Some simulationists have argued that the information obtained during the perceptual process of facial expression (the geometric features) is sufficient for recognition of the emotion intended by that expression. Drawing on evidence from cross-cultural studies, with particular attention to conceptual act theories, I show that both emotion expression and recognition are top-down modulated by expressivity norms, observer-specific internal representations, and expectations. I thus conclude that direct simulation, or a purely bottom-up approach, is not sufficient for emotion recognition. Next, I will (...)
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  7. Who Knows What? Knowledge Misattribution in the Division of Cognitive Labor.Matthew Fisher & Daniel M. Oppenheimer - forthcoming - Journal of Experimental Psychology: Applied.
    As technology advances, people increasingly outsource cognitive tasks and can more easily access others’ knowledge. While externalized aids often support human abilities, they may also make it more difficult for people to assess their own competence. Indeed, using online search engines leads people to treat searchable information as if they already know it (Fisher et al., Journal of Experimental Psychology: General, 2015, 144, 674). Six primary and two supplemental studies (N = 3,262) extend previous research by exploring how illusions of (...)
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  8. *G* as Bridge Model.Devin Sanchez Curry - forthcoming - Philosophy of Science.
    g—a statistical factor capturing intercorrelations between scores on different IQ tests—is of theoretical interest despite being a low-fidelity model of both folk psychological intelligence and its cognitive/neural underpinnings. g idealizes away from those aspects of cognitive/neural mechanisms that are not explanatory of the relevant variety of folk psychological intelligence, and idealizes away from those varieties of folk psychological intelligence that are not generated by the relevant cognitive/neural substrate. In this manner, g constitutes a high-fidelity bridge model of the relationship between (...)
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  9. Knowledge and the Brain: Why the Knowledge-Centric Theory of Mind Program Needs Neuroscience.Adam Michael Bricker - forthcoming - Behavioral and Brain Sciences.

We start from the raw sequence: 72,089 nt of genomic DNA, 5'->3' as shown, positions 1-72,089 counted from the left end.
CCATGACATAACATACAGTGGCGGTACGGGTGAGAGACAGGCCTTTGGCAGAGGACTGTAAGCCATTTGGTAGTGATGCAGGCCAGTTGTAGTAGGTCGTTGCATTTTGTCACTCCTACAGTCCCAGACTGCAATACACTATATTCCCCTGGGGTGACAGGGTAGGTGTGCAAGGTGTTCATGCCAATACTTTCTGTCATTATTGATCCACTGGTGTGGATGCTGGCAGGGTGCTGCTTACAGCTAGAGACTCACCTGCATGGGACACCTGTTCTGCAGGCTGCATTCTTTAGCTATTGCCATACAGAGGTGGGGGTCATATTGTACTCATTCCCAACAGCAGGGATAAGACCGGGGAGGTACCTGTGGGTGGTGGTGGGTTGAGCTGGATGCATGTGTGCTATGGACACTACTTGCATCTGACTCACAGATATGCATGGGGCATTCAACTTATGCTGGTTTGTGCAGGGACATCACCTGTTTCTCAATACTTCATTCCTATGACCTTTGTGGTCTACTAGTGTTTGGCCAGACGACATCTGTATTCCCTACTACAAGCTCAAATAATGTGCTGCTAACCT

The knowledge-centric Theory of Mind research program suggested by Phillips et al. stands to gain significant value by embracing a neurocognitive approach that takes full advantage of techniques like fMRI and EEG. This neurocognitive approach has already begun providing important insights into the mechanisms of knowledge attribution, insights which support the claim that it is more basic than belief attribution.
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  10. Beyond Avatars and Arrows: Testing the Mentalizing and Submentalizing Hypotheses with a Novel Entity Paradigm.Evan Westra, Brandon F. Terrizzi, Simon T. van Baal, Jonathan S. Beier & John Michael - forthcoming - Quarterly Journal of Experimental Psychology.
    In recent years, there has been a heated debate about how to interpret findings that seem to show that humans rapidly and automatically calculate the visual perspectives of others. In the current study, we investigated the question of whether automatic interference effects found in the dot-perspective task (Samson, Apperly, Braithwaite, Andrews, & Bodley Scott, 2010) are the product of domain-specific perspective-taking processes or of domain-general “submentalizing” processes (Heyes, 2014). Previous attempts to address this question have done so by implementing inanimate (...)
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  11. Folk Psychology as a Causal Language.Annemarie Kalis & Denny Borsboom - 2020 - Theory & Psychology 5 (30):723-8.
    According to Oude Maatman (2020), our recent suggestion (Borsboom et al., 2019) that symptom networks are irreducible because they rely on folk psychological descriptions, threatens to undermine the main achievements of the network approach. In this article, we take up Oude Maatman’s challenge and develop an argument showing in what sense folk psychological concepts describe features of reality, and what it means to say that folk psychology is a causal language.
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  12. Reasonableness on the Clapham Omnibus: Exploring the Outcome-Sensitive Folk Concept of Reasonable.Markus Kneer - forthcoming - In P. Bystranowski, Bartosz Janik & M. Prochnicki (eds.), Judicial Decision-Making: Integrating Empirical and Theoretical Perspectives. Springer Nature.
    This paper presents a series of studies (total N=579) which demonstrate that folk judgments concerning the reasonableness of decisions and actions depend strongly on whether they engender positive or negative consequences. A particular decision is deemed more reasonable in retrospect when it produces beneficial consequences than when it produces harmful consequences, even if the situation in which the decision was taken and the epistemic circumstances of the agent are held fixed across conditions. This finding is worrisome for the law, where (...)
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  13. Spillover Effects When Taking Turns in Dyadic Coping: How Lingering Negative Affect and Perceived Partner Responsiveness Shape Subsequent Support Provision.Lisanne S. Pauw, Suzanne Hoogeveen, Christina J. Breitenstein, Fabienne Meier, Valentina Rauch-Anderegg, Mona Neysari, Mike Martin, Guy Bodenmann & Anne Milek - 2021 - Frontiers in Psychology 12.